Team Pritzker Owes Would-be Cannabis Owners an Explanation

State rules are tangling cannabis entrepreneurs in a Catch-22.

This story was reprinted with permission from Crain’s Chicago and written by Crain’s Editorial Board.

Illinois’ legalization of recreational marijuana was designed in part to generate revenue by taxing the marijuana trade and in part to balance the scales of justice for minority communities that had been hit hard by heavy-handed pot prosecutions dating back to the “war on drugs” era.

There are troubling signs that Illinois’ legalization program, which went into effect in January 2020, is falling short on both fronts.

After a fast start, growth in overall sales and tax revenue is slowing, largely because Illinois has far fewer retail locations per capita than other states. Meanwhile, the effort to give Black and Brown entrepreneurs a fair shot at potentially lucrative retail licenses has also been hobbled by bureaucratic delays, not to mention a historic pandemic and—of course—litigation, all of which means that what was supposed to be a six-month process is now closing in on its third birthday.

Would-be owners of new weed shops, most of whom spent thousands on needlessly complicated applications only to have their fates determined by the luck of the draw, hung on to finally get their licenses this summer.

Now they’ve hit another snag: As Crain’s John Pletz reports, the state of Illinois says the applicants can’t take on investors until they have their shops built out, inspected and open for business. Yet to build out those shops, some applicants need capital. Most banks still aren’t willing to lend to marijuana businesses because weed is still illegal on a federal level. Those who do lend are reportedly charging 18% to 20% interest rates.

Many license winners had accumulated wealth or teamed up with investors before filing their applications, or they have since lined up capital. Others have not. One option is to let capitalism run its course and cull the weakest from the herd. But that’s not what legislators had in mind when they legalized weed in the spring of 2019.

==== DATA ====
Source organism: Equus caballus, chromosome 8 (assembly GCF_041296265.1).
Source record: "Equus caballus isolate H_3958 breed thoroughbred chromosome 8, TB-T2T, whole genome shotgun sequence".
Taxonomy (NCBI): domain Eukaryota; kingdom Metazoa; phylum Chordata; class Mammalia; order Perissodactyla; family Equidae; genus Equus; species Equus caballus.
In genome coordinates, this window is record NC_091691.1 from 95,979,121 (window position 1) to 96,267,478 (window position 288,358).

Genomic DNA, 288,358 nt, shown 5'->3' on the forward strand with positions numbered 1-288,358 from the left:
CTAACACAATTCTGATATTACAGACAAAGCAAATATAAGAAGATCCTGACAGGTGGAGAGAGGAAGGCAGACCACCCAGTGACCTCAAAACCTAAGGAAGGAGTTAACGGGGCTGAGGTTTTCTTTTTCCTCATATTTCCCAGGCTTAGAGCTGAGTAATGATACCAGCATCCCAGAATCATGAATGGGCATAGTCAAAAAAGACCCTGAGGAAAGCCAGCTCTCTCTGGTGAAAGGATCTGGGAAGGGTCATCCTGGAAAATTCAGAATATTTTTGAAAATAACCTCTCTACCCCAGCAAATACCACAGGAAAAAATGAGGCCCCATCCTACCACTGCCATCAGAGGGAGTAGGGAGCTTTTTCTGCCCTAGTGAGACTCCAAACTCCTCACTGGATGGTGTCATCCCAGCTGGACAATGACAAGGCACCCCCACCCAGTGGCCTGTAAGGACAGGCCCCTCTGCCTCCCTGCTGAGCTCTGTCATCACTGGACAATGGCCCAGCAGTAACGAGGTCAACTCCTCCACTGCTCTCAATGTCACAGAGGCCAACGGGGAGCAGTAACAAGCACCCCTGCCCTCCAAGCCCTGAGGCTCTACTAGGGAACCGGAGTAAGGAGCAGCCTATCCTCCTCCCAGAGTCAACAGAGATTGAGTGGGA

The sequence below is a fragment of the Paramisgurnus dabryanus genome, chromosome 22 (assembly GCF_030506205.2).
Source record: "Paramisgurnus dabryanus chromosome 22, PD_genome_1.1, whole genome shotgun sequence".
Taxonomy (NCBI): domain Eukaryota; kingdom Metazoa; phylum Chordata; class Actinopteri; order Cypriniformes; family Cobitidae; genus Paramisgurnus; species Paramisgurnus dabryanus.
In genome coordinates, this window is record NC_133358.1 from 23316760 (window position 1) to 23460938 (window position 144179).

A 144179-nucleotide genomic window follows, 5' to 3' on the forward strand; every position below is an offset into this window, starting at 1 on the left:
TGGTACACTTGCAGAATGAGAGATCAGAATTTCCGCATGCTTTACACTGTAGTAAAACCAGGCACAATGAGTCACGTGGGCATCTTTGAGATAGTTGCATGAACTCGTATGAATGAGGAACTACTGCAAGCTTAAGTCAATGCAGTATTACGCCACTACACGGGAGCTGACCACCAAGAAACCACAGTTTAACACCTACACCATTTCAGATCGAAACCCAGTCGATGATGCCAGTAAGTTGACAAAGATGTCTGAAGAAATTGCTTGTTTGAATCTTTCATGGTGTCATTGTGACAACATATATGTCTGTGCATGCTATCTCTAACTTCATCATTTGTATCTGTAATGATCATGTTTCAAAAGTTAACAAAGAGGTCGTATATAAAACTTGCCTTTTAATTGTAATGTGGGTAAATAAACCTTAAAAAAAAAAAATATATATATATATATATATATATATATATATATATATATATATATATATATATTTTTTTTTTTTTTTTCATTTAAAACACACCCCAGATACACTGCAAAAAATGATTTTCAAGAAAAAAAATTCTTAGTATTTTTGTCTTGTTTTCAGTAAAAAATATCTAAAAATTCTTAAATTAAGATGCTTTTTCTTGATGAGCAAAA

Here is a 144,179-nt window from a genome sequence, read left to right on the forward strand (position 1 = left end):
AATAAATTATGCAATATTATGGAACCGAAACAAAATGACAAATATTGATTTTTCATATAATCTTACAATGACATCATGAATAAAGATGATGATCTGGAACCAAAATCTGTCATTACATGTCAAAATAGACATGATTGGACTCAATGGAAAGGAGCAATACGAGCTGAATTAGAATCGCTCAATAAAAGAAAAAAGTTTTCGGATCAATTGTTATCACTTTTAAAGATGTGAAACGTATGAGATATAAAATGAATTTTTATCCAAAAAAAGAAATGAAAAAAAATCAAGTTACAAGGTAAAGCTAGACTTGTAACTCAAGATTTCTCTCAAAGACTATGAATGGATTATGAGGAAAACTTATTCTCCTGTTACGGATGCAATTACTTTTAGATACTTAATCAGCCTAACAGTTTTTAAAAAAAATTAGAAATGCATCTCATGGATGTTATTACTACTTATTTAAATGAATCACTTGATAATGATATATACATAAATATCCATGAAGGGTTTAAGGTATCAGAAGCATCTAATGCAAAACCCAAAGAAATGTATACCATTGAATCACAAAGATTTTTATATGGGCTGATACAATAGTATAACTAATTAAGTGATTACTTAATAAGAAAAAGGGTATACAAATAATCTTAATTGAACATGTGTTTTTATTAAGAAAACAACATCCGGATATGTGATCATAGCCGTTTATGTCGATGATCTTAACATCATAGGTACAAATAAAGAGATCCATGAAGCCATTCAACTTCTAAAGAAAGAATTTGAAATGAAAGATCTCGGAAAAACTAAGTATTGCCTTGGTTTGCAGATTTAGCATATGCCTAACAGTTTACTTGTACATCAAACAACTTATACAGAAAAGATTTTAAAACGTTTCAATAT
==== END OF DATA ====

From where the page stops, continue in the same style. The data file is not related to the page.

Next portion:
Of course, the state has a justifiable interest in making sure that the 185 new weed-shop licenses are going to the type of owners—minority entrepreneurs whom regulators have vetted—that the Legislature was trying to help in the first place. Another laudable goal: preventing a bait-and-switch that brings in wealthy outsiders who are now sliding into the industry through an unguarded back door.

But the state also has a duty to help those same minority entrepreneurs realize the dream that was dangled before them three years ago when the law was first crafted under the banner of social equity. If there’s a reason the state won’t allow outside investment during this critical period, it needs to be clear and vocal about the rationale. Otherwise, Gov. J.B. Pritzker’s often-uttered words about Illinois having the “most equity-centric approach” to cannabis in the nation ring hollow.

And the slowdown in tax revenue is one more reason to help these licensees get their doors open.

Illinois’ path to weed legalization was unique in two key aspects. It was done by legislation rather than referendum. For good or for ill, legislators clearly stated that one of their motivations in legalizing sales of pot was to create opportunity for those hit hardest by poverty and violence associated with enforcement of the state’s old marijuana laws.

But now it’s the Department of Financial & Professional Regulation’s rules that are causing the heartburn. It’s time for the Pritzker administration to either clarify why it’s blocking the access to outside capital so many of these entrepreneurs need to get their operations off the ground—or get out of the way.

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